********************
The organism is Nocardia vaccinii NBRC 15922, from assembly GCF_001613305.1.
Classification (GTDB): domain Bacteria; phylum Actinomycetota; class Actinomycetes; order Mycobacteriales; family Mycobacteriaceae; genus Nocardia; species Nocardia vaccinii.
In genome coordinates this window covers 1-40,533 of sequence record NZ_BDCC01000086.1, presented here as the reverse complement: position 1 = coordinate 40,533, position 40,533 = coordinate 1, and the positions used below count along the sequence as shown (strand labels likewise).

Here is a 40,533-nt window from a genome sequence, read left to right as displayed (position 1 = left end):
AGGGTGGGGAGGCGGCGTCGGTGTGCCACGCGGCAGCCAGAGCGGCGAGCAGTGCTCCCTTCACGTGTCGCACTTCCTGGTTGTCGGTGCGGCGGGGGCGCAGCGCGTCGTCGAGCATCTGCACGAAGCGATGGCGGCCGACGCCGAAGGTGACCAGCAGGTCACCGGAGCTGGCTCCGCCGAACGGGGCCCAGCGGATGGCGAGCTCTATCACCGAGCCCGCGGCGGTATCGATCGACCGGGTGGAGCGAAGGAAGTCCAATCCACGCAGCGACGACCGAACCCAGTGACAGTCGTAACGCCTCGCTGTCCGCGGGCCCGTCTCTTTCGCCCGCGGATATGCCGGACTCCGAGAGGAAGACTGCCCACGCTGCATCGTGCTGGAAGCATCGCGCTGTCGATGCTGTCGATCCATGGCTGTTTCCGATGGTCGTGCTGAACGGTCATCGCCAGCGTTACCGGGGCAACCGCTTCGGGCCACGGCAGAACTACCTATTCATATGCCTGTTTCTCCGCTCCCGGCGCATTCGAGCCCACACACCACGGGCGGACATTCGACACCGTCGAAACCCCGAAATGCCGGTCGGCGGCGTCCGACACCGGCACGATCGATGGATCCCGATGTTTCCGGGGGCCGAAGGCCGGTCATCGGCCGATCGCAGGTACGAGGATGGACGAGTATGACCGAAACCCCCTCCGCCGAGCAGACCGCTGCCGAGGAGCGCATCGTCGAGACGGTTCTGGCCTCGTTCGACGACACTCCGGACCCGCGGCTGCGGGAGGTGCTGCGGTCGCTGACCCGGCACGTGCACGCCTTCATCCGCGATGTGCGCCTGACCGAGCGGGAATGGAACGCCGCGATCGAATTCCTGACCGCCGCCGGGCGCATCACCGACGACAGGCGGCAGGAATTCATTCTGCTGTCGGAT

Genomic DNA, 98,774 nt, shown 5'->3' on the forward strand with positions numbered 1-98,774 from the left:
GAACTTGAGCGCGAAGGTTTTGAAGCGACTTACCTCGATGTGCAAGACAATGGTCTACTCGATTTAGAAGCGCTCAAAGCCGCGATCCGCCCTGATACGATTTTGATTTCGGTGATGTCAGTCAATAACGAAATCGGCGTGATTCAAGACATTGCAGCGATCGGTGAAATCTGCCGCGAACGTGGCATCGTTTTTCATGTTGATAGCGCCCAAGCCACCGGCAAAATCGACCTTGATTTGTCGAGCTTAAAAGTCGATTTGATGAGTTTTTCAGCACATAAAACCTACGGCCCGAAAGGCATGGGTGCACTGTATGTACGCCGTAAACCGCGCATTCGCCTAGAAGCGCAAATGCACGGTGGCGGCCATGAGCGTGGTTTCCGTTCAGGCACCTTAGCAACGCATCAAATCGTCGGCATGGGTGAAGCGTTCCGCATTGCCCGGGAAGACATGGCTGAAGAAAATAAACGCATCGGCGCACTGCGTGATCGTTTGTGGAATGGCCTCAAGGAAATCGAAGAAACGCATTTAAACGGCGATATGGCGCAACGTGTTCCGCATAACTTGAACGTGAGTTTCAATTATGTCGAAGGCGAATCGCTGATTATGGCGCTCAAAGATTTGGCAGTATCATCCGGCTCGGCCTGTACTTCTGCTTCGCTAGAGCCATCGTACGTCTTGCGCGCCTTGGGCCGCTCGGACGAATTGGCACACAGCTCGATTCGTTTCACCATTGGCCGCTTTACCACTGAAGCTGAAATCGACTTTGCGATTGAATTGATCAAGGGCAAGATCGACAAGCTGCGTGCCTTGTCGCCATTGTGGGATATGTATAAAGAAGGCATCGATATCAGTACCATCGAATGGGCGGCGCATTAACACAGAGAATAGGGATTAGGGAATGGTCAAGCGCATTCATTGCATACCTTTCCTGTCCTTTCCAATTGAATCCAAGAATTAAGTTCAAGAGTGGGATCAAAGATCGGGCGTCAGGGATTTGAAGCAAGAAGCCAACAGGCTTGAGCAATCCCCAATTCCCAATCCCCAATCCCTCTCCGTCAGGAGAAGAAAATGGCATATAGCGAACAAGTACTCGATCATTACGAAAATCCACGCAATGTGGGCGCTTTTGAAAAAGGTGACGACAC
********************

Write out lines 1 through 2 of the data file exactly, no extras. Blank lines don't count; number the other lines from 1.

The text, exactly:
The organism is Nocardia vaccinii NBRC 15922, from assembly GCF_001613305.1.
Classification (GTDB): domain Bacteria; phylum Actinomycetota; class Actinomycetes; order Mycobacteriales; family Mycobacteriaceae; genus Nocardia; species Nocardia vaccinii.